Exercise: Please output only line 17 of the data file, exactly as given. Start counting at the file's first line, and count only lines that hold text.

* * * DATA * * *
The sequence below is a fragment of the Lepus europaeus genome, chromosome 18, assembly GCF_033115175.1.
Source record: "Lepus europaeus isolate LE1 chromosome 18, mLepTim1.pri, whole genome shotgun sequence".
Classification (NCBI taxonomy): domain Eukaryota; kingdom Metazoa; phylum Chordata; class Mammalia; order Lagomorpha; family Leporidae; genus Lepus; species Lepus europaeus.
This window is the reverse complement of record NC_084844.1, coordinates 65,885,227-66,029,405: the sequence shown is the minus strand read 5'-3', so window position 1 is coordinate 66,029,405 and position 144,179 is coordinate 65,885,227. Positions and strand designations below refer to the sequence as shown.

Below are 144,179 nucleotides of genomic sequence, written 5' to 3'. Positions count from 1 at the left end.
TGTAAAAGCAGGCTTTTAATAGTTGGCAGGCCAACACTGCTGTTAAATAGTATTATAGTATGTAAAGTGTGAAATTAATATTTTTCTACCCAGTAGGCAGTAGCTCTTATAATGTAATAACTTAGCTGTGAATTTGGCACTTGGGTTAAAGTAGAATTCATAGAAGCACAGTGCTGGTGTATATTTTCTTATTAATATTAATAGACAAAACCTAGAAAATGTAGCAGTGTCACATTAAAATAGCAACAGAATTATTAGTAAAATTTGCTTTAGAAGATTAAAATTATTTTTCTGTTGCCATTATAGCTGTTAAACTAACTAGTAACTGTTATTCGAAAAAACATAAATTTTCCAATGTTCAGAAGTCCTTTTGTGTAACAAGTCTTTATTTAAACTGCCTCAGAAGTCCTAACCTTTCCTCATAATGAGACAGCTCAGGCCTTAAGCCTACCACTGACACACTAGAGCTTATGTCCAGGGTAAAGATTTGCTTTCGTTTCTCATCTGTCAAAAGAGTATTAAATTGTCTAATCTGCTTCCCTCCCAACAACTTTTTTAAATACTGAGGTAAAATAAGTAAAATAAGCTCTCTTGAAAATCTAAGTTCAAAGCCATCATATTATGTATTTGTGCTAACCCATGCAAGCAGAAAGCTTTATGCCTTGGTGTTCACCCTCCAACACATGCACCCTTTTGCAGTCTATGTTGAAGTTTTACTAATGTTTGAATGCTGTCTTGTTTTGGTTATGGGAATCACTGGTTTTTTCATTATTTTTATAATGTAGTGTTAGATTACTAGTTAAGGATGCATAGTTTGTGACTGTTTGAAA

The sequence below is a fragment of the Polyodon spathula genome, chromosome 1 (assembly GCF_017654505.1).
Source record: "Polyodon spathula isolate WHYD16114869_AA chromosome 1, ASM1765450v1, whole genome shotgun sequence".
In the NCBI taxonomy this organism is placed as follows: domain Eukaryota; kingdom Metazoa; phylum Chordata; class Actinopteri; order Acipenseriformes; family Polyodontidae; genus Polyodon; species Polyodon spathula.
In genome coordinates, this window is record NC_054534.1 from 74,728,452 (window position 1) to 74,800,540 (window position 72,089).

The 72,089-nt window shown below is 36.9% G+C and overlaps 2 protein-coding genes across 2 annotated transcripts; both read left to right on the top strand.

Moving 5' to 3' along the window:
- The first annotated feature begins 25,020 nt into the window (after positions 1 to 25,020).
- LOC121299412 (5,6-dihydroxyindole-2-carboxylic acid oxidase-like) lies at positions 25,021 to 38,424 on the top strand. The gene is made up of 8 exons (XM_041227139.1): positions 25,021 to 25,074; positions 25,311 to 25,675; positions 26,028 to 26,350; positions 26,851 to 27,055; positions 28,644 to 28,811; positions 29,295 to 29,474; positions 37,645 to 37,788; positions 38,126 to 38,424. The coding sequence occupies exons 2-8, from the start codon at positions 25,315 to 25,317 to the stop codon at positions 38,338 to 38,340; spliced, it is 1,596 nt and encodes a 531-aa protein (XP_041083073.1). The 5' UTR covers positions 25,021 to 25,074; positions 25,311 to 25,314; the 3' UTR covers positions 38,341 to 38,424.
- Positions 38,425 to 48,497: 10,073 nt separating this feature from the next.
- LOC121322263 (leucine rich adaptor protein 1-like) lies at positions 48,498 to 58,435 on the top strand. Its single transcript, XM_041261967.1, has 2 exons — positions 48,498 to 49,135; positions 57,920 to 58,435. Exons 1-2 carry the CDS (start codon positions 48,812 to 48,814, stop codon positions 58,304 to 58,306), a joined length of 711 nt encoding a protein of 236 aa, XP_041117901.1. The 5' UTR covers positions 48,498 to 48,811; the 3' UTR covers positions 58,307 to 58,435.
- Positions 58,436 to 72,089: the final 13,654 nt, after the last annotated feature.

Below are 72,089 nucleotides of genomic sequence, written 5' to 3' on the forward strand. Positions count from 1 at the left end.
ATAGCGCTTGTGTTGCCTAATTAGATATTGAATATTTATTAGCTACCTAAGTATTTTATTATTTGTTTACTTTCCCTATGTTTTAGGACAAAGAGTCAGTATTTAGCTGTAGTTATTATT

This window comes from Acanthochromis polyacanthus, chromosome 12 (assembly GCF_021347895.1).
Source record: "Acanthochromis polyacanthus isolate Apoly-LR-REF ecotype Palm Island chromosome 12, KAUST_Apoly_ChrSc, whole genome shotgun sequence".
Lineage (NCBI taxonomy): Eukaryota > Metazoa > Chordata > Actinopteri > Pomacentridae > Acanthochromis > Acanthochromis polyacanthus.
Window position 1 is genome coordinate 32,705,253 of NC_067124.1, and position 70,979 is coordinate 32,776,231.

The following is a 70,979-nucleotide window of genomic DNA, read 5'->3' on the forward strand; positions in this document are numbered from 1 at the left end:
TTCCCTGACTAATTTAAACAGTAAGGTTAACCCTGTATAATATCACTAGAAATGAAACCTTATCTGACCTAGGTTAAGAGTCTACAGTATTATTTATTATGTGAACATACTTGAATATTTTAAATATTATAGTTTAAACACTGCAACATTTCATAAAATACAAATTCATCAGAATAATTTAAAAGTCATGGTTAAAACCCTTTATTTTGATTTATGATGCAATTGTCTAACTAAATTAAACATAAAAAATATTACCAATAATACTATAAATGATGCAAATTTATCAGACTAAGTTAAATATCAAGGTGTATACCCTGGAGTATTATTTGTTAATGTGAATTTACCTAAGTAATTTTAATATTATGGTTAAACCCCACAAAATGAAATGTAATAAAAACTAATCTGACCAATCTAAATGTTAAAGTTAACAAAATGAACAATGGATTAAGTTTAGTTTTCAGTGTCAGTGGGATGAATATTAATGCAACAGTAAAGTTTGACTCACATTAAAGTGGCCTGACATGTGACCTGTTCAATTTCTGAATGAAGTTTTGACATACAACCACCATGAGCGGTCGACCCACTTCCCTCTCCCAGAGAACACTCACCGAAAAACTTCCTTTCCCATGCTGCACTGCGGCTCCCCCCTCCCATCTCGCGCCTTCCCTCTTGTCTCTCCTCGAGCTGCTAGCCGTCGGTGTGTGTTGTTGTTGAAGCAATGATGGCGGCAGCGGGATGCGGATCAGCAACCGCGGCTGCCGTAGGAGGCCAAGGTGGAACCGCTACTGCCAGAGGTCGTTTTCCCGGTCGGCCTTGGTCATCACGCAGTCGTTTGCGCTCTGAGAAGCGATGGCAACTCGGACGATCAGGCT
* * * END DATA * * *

- Positions 58,436 to 72,089: the final 13,654 nt, after the last annotated feature.